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Thread: bike parts from the home machine shop

  1. #1
    Join Date
    Oct 2007
    Location
    skiatook oklahoma
    Posts
    100

    Default bike parts from the home machine shop

    in keeping with the general forum and also throwin the gear heads a bone.here is my first try at building some lower shock mounts for a custom application on my buddies kawasaki z1000 j.if anyone else want's to post some home shop bike part machining here that would be just fine as well.here i clamped the alum chunk down and made a pass to figure out where i was at.


    i figured cutting and seeing and measureing the cut would be quicker than indicators.


    i cut the first one by plunging down .040 then rotate around lift go back to start plunge and startover.took about 40 minutes for the first radius to the full depth of 1.180.then i set the other one up and found that i could move to the area that the cutter would overhang the cut and easily plunge to full depth.okay(scratch's head)i started just moving over like .200 each time and plunging(all this with a 3/4" 4 flute hss bottom cutting endmill)had it roughed out in ten minutes.went back and made some finish cuts to size(size not critical).here is where i have them now,i need to finish the fly cutting and move on to the brake stabilizer anchor.more to come,hehe..

    leon holmes



  2. #2
    Join Date
    Jun 2003
    Posts
    892

    Default

    looking forward to more.

  3. #3
    Join Date
    Oct 2005
    Location
    British Columbia
    Posts
    3,581

    Default

    Yeah, keep em coming.
    We love purty colored photos.
    Are you just lowering the back end, or is it for a custom swing arm?
    If possible take some before and after shots.
    Thanks for sharing.

  4. #4
    Join Date
    Oct 2007
    Location
    skiatook oklahoma
    Posts
    100

    Default

    thanks for the comments guys.
    there will be more to come.i am doing these for a friend who is building a custom kawasaki z1000j,we have already done the front end conversion from stock kawasaki to the front end off of a suzuki hayabusa.i had to press the stems out of both lower tripple trees and then spin up a bushing to press over the stock kawi stem then press the stem and bushing in to the busa lower tree.now you just use stock size kawi bearings and bolt the busa front end right on.i will try to get some pictures of his bike posted this evening.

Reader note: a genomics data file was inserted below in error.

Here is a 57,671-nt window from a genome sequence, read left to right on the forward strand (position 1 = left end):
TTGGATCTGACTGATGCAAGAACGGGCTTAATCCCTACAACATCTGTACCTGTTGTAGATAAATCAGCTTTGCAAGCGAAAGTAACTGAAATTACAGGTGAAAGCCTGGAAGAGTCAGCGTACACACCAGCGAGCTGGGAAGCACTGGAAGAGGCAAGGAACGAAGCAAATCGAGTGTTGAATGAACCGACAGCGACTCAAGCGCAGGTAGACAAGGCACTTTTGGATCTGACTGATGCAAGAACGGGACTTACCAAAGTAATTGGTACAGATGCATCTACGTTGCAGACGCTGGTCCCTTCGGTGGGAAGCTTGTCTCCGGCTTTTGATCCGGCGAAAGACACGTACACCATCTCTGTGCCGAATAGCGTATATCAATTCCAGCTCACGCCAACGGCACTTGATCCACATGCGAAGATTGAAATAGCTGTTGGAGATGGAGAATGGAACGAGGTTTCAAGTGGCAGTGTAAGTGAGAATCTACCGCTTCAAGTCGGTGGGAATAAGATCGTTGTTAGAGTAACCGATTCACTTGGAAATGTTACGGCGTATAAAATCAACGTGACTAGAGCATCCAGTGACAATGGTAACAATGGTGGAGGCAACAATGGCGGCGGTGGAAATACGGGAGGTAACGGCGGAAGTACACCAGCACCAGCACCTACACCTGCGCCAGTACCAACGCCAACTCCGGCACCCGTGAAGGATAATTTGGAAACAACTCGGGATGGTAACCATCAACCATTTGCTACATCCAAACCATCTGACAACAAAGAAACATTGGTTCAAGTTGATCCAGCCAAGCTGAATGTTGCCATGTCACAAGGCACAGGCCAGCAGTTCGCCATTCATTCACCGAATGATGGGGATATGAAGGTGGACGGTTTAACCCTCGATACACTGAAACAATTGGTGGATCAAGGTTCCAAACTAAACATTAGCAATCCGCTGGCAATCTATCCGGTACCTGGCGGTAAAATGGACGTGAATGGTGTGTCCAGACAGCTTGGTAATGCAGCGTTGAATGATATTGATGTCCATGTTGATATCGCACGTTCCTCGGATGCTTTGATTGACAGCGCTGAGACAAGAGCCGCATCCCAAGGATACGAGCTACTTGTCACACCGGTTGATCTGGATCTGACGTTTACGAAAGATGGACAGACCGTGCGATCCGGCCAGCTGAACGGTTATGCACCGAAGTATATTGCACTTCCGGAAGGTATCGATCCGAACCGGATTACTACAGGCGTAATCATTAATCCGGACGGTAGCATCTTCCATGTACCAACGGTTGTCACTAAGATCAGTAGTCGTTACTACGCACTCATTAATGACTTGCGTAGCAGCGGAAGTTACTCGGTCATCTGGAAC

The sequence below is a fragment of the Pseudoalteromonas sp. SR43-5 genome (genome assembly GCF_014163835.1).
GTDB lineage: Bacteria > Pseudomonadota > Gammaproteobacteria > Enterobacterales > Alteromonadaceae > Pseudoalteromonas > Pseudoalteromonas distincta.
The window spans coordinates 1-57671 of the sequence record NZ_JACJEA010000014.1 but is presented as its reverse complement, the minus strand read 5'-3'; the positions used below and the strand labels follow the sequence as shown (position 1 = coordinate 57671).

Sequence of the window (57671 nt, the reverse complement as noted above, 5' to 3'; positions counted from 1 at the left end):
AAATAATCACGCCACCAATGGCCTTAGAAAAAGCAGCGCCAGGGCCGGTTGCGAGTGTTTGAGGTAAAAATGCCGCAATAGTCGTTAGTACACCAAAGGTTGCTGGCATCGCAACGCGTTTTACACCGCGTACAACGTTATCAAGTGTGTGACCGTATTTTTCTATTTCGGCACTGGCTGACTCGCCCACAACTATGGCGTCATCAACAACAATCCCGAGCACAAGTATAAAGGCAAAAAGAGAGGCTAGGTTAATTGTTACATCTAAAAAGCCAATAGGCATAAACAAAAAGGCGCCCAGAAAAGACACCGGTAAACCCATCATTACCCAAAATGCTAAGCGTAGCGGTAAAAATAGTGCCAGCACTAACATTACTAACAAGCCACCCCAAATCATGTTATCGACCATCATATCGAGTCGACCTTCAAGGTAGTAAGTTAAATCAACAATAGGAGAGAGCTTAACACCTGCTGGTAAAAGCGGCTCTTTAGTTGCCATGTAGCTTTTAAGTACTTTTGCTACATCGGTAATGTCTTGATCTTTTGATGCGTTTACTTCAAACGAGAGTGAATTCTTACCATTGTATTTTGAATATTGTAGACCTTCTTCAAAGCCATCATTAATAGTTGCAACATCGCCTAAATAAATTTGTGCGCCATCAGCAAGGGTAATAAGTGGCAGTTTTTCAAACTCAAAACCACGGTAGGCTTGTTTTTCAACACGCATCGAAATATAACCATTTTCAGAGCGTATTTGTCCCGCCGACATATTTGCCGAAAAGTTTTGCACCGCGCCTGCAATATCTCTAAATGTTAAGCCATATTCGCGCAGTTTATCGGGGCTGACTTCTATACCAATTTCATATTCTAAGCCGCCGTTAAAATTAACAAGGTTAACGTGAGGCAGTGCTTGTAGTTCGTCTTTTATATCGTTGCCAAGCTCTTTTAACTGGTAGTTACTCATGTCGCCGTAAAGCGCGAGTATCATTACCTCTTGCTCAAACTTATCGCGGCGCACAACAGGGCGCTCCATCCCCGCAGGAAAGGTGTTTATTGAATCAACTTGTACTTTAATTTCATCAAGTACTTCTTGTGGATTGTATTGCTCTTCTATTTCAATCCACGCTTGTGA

these shock brackets will be bolted to a plate that will be bolted(with nutserts)to the swingarm of a suzuki tl 1000.the tl swingarm is originally a mono shock and my buddy is going to use dual shocks.
    my buddy is in norway and they have very strict laws about modifications on motor vehicles.it is hard to find machine shops there and very expensive if you can find someone who is willing to work on modifying parts for bikes.
    we became friends through a kawi forum we are both on and he needed some machine work done and could not find anyone willing to do it locally.so i said ship it to me,he did and i did the work.
    thanks for lookin,
    leon holmes

  5. #5
    Join Date
    Oct 2005
    Location
    British Columbia
    Posts
    3,581

    Default

    Wow Leon, that's quite the undertaking when the bike is sitting in your shop. I can't imagine doing such an extensive custom project half way around the world!
    I'm sure there's got to be some comprehensive measurements taken and a bit of head scratching going on as well.
    Keep us posted.

  6. #6
    Join Date
    Oct 2007
    Location
    skiatook oklahoma
    Posts
    100

    Default

    more shock bracket madness,here is the subject.

    i found a four jaw under the bench that just so happened to be eight inches with a bolt on threaded hub that was held on with four countersunk screws.so i made short work of cleaning it up and removing the hub and modifying some bolts and t nuts to work.got the four jaw chuck bolted to the rotary table so i could hold the odd shaped bracket for fly cutting to thickness.

    peeking over the edge of my chipguard=(which was a windshield off of my buddies wrecked honda vtx).

    a better view of my chipguard,attached to a t nut in a slot in the front of the table with some hold down bolts from the set for the mill.

    thanks for lookin.

    leon holmes

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